Learn how cholesterol works in the body and what it means to your health
I’m not your average doctor when it comes to cholesterol. Why? Because I don’t believe cholesterol is the villain it’s made out to be when it comes to heart disease. In fact, it’s not much of a risk factor at all.
The real cause of heart disease is inflammation, not cholesterol. I believe this is true because half of all people who die of heart attacks have a “normal” cholesterol level—and because of all the angiograms I’ve performed on patients with high cholesterol numbers but completely clean arteries.
Bottom line: The cholesterol connection just isn’t as strong as it’s made out to be by mainstream medicine and the pharmaceutical industry. That's why I co-authored The Great Cholesterol Myth with nutritionist Jonny Bowden, Ph.D.
What’s more—and possibly worse—is that they don’t tell you your body can’t function without cholesterol. For example, this vital substance is a waxy, fat-like material that your body needs to carry out many functions, which include:
Synthesizing essential nutrients such as vitamin D; steroid hormones such as estrogen, progesterone, testosterone, and cortisol; and bile acids needed for digestion
Constructing the semi-permeable membranes around each of the 100 trillion cells that make up your body
Repairing damage that occurs within the cardiovascular system
Facilitating cell communication and memory in the brain
The TruthAbout LDL Cholesterol and HDL Cholesterol
Cholesterol moves through the body with the help of two proteins: low-density lipoprotein (LDL), and high-density lipoprotein (HDL). LDL carries ready-to-use cholesterol molecules that can be absorbed by cells that need it. Meanwhile, HDL picks up excess cholesterol and carries it back to the liver for recycling and excretion.
LDL and HDL work as a team, which is why it’s important to have the right balance of the two.
When the ratio of LDL cholesterol to HDL cholesterol falls out of balance—specifically when there is a lot more LDL than HDL—the excess LDL cholesterol essentially starts to rot. In the blood, the “rotting” process is called oxidation, and it happens when LDL cholesterol is attacked by free radicals from toxins such as mercury, trans fats, and insecticides, to mention a few.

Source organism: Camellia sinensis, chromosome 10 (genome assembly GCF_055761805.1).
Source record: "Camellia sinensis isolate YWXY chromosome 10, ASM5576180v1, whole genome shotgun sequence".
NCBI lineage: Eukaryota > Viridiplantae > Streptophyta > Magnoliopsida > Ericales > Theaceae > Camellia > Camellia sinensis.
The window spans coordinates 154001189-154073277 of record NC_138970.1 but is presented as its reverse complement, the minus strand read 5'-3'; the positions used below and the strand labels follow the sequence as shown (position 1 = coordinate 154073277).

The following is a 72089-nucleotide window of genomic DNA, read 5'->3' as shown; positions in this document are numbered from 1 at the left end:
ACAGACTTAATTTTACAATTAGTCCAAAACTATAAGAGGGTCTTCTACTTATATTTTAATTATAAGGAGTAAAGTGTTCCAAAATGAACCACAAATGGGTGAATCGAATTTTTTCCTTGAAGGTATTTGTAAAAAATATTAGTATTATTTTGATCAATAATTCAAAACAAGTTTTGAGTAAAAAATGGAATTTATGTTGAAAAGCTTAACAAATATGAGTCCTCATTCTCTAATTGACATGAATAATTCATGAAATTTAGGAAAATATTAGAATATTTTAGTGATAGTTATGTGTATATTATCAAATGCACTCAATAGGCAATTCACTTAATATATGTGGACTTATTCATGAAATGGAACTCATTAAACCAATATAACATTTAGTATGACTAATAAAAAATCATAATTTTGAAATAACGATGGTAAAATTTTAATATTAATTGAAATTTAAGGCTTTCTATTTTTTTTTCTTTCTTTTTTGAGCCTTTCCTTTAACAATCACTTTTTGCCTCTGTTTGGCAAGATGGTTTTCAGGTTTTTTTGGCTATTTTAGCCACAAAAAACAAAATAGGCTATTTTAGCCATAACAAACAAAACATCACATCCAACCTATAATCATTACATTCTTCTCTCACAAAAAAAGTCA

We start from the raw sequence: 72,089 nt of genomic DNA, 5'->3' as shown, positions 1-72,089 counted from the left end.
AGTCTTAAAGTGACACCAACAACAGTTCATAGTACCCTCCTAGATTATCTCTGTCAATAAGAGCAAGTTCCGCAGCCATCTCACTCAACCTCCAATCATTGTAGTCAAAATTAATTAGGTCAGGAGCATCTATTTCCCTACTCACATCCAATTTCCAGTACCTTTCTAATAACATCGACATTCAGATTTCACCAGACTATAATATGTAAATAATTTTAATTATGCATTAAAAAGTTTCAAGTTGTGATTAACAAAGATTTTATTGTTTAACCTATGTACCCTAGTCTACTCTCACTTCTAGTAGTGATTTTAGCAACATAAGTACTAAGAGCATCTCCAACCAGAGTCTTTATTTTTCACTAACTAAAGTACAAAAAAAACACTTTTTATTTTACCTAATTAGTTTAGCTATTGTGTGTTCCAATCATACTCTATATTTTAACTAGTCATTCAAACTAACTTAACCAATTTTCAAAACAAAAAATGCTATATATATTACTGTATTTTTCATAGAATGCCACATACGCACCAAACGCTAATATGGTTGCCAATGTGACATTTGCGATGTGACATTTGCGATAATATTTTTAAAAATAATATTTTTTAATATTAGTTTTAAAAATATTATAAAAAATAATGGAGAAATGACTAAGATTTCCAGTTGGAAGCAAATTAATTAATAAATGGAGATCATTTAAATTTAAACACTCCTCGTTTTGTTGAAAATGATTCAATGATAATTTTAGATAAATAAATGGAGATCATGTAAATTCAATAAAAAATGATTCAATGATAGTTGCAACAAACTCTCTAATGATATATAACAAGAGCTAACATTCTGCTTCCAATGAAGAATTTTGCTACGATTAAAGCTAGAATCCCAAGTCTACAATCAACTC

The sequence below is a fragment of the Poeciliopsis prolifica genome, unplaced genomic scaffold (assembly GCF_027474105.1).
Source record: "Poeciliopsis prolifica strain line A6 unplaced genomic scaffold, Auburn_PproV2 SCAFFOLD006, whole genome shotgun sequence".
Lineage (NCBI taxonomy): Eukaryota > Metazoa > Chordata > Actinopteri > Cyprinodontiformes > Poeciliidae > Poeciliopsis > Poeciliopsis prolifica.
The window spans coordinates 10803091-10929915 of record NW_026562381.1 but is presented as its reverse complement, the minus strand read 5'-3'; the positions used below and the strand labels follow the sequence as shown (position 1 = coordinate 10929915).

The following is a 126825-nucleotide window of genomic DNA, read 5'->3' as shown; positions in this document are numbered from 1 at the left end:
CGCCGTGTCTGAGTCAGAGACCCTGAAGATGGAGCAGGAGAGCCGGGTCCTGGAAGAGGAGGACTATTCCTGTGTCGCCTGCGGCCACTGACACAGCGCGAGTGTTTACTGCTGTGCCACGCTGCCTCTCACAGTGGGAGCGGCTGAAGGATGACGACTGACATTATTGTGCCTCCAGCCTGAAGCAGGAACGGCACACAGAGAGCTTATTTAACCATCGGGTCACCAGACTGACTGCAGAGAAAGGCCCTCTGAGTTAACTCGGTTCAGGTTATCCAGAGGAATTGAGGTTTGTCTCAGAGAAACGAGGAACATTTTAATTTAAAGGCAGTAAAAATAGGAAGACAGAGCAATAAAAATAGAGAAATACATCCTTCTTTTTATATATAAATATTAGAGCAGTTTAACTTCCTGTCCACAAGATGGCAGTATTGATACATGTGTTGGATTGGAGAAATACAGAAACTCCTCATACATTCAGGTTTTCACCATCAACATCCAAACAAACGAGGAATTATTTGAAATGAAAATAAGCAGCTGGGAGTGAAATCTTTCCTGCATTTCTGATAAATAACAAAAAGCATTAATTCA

The oxidation of LDL cholesterol is considered a pivotal step in the development of heart disease because oxidized LDL cholesterol particles can penetrate the endothelial cells lining the arteries, which contributes to—and accelerates—the inflammatory process. Over time, increased inflammation leads to the formation of arterial plaque buildup (atherosclerosis).
Cholesterol Ratios and Subtypes
Research over the past 50 years has repeatedly connected cardiovascular disease with unbalanced cholesterol ratios.
A ratio of 5:1 or greater (LDL to HDL) has been associated with a higher risk of heart attack than a ratio less than 5:1. For example, if your LDL cholesterol is 150 mg/dL and your HDL is 50 mg/dL, your LDL to HDL ratio would be a healthy 3:1. Ideally, your HDL cholesterol should be 60 mg/dL or greater. At a minimum, men should be at 35 mg/dL and women at 40 mg/dL or more. Depending on your level of total cholesterol, you may need to reduce your LDL cholesterol levels and raise your HDL cholesterol levels so that your ratio of LDL to HDL is less than 5:1.
That said, achieving optimal cholesterol levels is far more complex than this. There are actually multiple subtypes of both LDL cholesterol and HDL cholesterol, and some of those subtypes are good and some are bad. So, it’s not just about how high your LDL cholesterol is. It’s about what kind of it you have, and how much. The same goes for HDL cholesterol. And to determine all of this, you need to go beyond the standard blood lipid tests that most doctors use to monitor cholesterol levels.
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